How to Hold a Successful Yard Sale

The month of June marks the start of Yard Sale Season

Once you've decidedly de-cluttered your home of everything that you do not consider beautiful or useful, enjoy the fruits of your labor by making a little money from your efforts!

Here's a few tips that are guaranteed to make your next yard sale a raging $uccess!

Get the Word Out!

When hosting a sale, you've got to advertise! The local classified ads is a traditional choice, but now-a-days you can also share details about your upcoming sale for FREE via,, and in addition to asking friends to spread the word via Facebook! Be sure to list any 'hot ticket' items like baby equipment, sporting goods, furniture, electronics, toys, and art within your ad. If offering kids clothing, make mention of sizes and and type (for example, 6-12 mo girls clothes).  Be sure to make special mention if your sale is a neighborhood or multi-family sale, as those are usually considered gold mines to yard sale enthusiasts.

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On the day of the sale, be strategic about placing several large, brightly colored, durable and neatly printed poster boards noting the location and hours of your sale around your neighborhood as well as near high traffic intersections near your neighborhood. 


Hard core Yard Sale shoppers are early birds.  When you choose a time for your sale (8-3 is a pretty universal choice) expect people to start showing up at least 30 minutes beforehand.  Usually, a one day sale on a Saturday is sufficient for a single family sale.  If you'll be hosting a multi-family, neighborhood or church-wide sale, two days (Fri. & Sat.) would certainly be appropriate.

Price It Right

Usually, a good rule of thumb is to price items at least 75% off of retail value.  If in doubt, price lower.
Determine before your sale begins if you'll engage in haggling.  Usually I hold firm on 'hot ticket' items like furniture and electronics at least until after the lunch hour.   But, ultimately, it's up to you.

Offer 'blanket prices' with signage as much as possible to limit the amount of questions and misunderstandings from patrons. This approach will make it a whole lot easier for you on the preparations end as well!

Create signs like:
All kids clothes - $1
All books - .50 cents
All movies - $2
All denim - $3

You could choose to have a 'designer' rack for individually labeled clothing, but I guarantee that the more general the pricing, the more bulk you'll sell.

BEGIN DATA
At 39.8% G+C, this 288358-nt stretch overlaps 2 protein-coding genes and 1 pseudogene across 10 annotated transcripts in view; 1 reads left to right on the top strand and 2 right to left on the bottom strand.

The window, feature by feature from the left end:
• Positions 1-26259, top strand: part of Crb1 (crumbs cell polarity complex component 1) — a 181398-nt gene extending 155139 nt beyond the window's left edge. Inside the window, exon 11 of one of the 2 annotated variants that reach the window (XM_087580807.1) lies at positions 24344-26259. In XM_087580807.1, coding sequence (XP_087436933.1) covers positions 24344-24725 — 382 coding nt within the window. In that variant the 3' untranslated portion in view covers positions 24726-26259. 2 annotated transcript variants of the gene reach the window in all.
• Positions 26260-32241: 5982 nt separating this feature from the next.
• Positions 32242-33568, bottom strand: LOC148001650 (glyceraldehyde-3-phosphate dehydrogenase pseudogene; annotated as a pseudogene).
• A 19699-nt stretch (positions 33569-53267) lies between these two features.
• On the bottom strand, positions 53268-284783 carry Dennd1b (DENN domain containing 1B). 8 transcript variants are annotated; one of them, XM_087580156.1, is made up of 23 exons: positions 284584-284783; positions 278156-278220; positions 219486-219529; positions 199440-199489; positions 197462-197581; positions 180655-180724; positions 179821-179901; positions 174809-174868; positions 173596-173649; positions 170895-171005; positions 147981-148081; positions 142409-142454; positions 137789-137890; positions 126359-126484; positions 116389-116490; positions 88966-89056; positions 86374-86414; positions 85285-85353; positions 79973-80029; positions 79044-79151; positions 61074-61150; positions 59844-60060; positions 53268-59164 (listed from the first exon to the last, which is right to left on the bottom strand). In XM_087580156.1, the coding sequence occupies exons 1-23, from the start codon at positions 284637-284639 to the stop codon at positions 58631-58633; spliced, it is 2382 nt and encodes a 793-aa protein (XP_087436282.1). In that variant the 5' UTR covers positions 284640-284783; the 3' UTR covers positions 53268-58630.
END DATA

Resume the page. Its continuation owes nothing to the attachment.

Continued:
Presentation is Key

Taking the time to arrange things in an eye catching and appealing way is sure to draw the attention of potential buyers and keep them browsing than if random items are just all piled together with no distinction.

Group like items with like items when displaying your wares. Consider how real stores display goods and follow suit! Create 'zones' for toys, books, clothing, games, house hold items, kitchen gadgets and so on. This way, shoppers can easily identify items they may be specifically searching for... and it just looks nicer.

Put top selling items like electronics and furniture in a highly visible place to attract potential drive-by customers. 

Enlist Some Helpers

It's a good idea to have an extra set of hands (or two) to help out in the setting up and running of your sale.  Not only will this eliminate possible theft, but it will help check-outs run faster and grant you a general peace of mind if there are a lot of shoppers visiting at once.  If you've got young children, a baby-sitter or finding child care off site is most recommended.  A yard sale can be a great learning experience for older children, (age 9+) however. They can be taught to count back change, bag items, or even sell cold drinks, coffee, or baked goods at their own stand.

What You'll Need
  • Money to make change: $30-$50 in ones, $30 in fives, $50 in tens, $60 in twenties and a roll of quarters ($10).
  • Money pouch or cash box
  • Calculator
  • Notebook and pen (to track sales, especially important if hosting a multi-family sale)
  • Tables to display goods to be sold
  • Measuring tape for patrons to measure furniture
  • Extension cords for patrons to test electronics
  • Clothing rack or clothes line and hangers to display clothes
  • Bags/boxes/paper for packaging purchased goods
  • Pricing materials, tape, stickers, paper signs tacks, etc.


  1. This is absolutely fantastic and just the info I was looking for! Thanks so much for sharing! :)


  2. AnonymousJune 23, 2011

    For reals, your timing is impeccable... even though you posted this probably last week and I am just now reading it. I've never had a garage sale because I was scared! I hate the idea of people looking through my stuff. But I've been considering it more and more lately and this made me feel equipped to do it. Especially the part about how much money to have on hand to make change.

    Thank you!

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